mon 20/05/2024

This World: Ireland's Lost Babies, BBC Two | reviews, news & interviews

This World: Ireland's Lost Babies, BBC Two

This World: Ireland's Lost Babies, BBC Two

Martin Sixsmith pursues the harrowing story of Catholic children born out of wedlock

Martin Sixsmith: removing the gloss from the film Philomena

We think we know the story. As recounted in Philomena, in the 1950s and ‘60s the Irish state and Catholic Church colluded in putting children born out of wedlock up for adoption. A small minority was sent to America, causing a lifetime of trauma and longing in both mothers and children. For portraying one such mother who went in search of her son, Judi Dench was nominated for an Oscar, and the woman she played met Pope Francis.

The film’s ending was, if not quite happy, then at least redemptive.

Martin Sixsmith, whose book was the source for the film and who was played partly for comedy by Steve Coogan, has clearly itched to remove the glossy lick of paint from the big-screen version. So in Ireland’s Lost Babies he went in search of the more nuanced picture. What he found was the kind of stuff that you can’t put in a movie directed by Stephen Frears. He met four victims of Ireland’s forced adoptions: an elderly Irish widow and three Americans themselves edging out of middle age.

Lily Boyce remembers being dropped off at the nuns’ door while already in labour. “You can do your own dirty work,” said her mother. The nuns gave her a new name and treated her (alongside all the other young women) like one of the fallen. Her son was taken from her aged 17 months. A lifetime later she got a letter from him empathising with her pain but explaining that his first loyalty was to his adoptive parents. That was in 1999. She hasn’t heard anything since.

Mary’s new father had not been vetted at all by the laughably named Catholic Welfare Bureau

Lily’s story encapsulates the brute truth of Irish public morality as explained to Sixsmith by the novelist John Banville. “A son could get other girls pregnant. If a daughter got pregnant this was a social disaster. The family itself would practically be ostracised.” Hence between 40,000 and 60,000 children were given up for adoption until a law was introduced in 1973 offering unmarried mothers an allowance. Most of those adoptions took place in Ireland, but 2,000 children were basically trafficked to America, more or less marketed by the church which pocketed "donations" in return without, often, making background checks on the adopting families.

Two of the Americans Sixsmith met – Mike Hawkes in California and Mary O’Brien in Massachusetts - had been the victims of paedophilia. Mike (with his twin sister) was brought over by his new uncle, a high-up in the Catholic Church who was also a career abuser. Mary’s adoptive father had not been vetted at all by the laughably named Catholic Welfare Bureau: she has suffered from substance abuse and PTSD ever since. “It’s been a lot to overcome,” she said.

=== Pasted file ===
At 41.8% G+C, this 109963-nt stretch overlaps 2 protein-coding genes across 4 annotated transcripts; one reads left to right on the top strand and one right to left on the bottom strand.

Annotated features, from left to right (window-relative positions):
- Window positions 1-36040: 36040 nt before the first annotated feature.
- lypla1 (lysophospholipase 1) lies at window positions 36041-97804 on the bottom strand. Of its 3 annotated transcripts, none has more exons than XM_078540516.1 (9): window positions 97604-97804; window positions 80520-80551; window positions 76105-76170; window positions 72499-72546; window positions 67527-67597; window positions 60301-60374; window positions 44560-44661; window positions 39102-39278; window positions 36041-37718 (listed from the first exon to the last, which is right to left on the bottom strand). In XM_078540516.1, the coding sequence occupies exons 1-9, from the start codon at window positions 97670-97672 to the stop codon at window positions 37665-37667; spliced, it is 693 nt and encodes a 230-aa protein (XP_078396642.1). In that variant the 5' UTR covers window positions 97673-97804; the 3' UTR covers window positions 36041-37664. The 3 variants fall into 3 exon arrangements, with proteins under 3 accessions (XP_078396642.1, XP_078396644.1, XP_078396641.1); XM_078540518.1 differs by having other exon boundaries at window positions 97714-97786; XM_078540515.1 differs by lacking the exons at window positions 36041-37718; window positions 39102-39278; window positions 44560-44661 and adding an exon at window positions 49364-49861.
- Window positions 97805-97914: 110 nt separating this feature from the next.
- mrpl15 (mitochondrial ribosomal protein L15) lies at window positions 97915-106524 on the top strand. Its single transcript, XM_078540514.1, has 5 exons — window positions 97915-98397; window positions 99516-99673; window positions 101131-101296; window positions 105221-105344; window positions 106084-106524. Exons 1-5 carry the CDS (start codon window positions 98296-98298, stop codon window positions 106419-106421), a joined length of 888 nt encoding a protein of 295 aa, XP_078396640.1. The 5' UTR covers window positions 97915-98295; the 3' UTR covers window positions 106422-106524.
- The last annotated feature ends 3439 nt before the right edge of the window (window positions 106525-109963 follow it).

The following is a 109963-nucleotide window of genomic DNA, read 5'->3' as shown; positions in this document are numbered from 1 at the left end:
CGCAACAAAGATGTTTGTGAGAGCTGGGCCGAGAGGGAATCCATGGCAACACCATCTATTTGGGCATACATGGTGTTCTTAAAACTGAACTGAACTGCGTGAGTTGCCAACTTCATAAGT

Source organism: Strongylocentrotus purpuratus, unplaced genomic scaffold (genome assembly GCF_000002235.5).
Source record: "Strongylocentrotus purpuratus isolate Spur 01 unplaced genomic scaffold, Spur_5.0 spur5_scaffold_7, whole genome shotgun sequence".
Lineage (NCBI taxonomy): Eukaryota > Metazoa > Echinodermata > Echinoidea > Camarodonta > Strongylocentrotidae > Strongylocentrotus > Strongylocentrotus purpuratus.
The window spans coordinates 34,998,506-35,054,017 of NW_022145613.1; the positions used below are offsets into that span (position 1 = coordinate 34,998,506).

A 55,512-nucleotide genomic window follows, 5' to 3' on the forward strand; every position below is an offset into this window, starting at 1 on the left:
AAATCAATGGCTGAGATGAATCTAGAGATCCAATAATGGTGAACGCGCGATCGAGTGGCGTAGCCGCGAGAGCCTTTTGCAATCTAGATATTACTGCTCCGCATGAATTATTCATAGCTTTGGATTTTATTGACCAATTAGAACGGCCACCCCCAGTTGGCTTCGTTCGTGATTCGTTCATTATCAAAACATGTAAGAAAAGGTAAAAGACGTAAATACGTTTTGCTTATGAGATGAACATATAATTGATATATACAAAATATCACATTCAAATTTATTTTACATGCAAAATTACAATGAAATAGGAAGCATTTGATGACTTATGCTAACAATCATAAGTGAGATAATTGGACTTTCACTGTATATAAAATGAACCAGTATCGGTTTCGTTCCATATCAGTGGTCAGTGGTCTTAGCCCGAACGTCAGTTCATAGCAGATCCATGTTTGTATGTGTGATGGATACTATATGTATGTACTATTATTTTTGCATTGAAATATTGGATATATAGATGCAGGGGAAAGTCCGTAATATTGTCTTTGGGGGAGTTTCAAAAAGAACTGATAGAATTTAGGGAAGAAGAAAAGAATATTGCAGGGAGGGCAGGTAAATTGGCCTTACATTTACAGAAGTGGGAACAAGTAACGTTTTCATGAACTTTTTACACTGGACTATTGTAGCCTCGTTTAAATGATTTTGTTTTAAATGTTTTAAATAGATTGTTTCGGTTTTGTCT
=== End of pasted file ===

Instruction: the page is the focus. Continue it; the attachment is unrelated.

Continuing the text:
And then there was Cathy Deasy, who was brought to Florida as a younger sibling for an older sister. When the sister left for college on the West Coast, her parents upped sticks and followed. “We want you out of the house by 18,” her father told her. They’d also spent her college fund on holidays.

It’s no wonder that these harsher realities didn’t make it into the fictionalised mash-up that is Philomena. Nor that, essentially orphaned, these Americans all sought to find their birth mother. Here the Catholic Church disgraced itself all over again. A nun told Cathy, “Your mother is probably dead so why are you continuing the search?” She eventually found her with no official help, years after her first enquiry. Mike was advised that his mother had died since he made his approach: they'd sat on his request until it was too late. As for Mary, she had better luck tracking down her mother in London. But the long arm of Catholic guilt ensured there was no blissful reunion. “I went up to her,” she told Sixsmith, “and I hugged her. She literally froze.” She had to pretend she was a long-lost cousin.

The church, in response to all enquiries, routinely cited obligations to confidentiality. Even Sixsmith found it hard to land a glove on anyone in authority. It was only the discovery of nearly 800 small skeletons in the grounds of the former St Mary’s Mother and Baby Home earlier this year that forced state and church to come out and confront their guilt. The government has ordered a police report and a wider investigation for which it has solicited anyone who has information to come forward. They gave Sixsmith a statement. It’s all a bit late for the participants in this programme. If any of them had gone on to have children, none was mentioned.

I went up to her and I hugged her. She literally froze


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I was left feeling terribly sad for Lily Boyce, who has been treated so badly by her son Joseph. He didn't reply to her second letter. In 1999 he used the excuse that he didn't want to upset his adoptive parents. What? It could be arranged that they needn't know about any contact. US is only a short flying distance from Ireland. Lily deserves better treatment from her son.

I would like to contact Lilly Boyce. My heart is broken for her. I'm Irish but live in the USA. She is welcome to stay with myself and family if she wanted to pursue looking for her son or if she needed a friend. Than you, Caroline Daly - 859-305-0635

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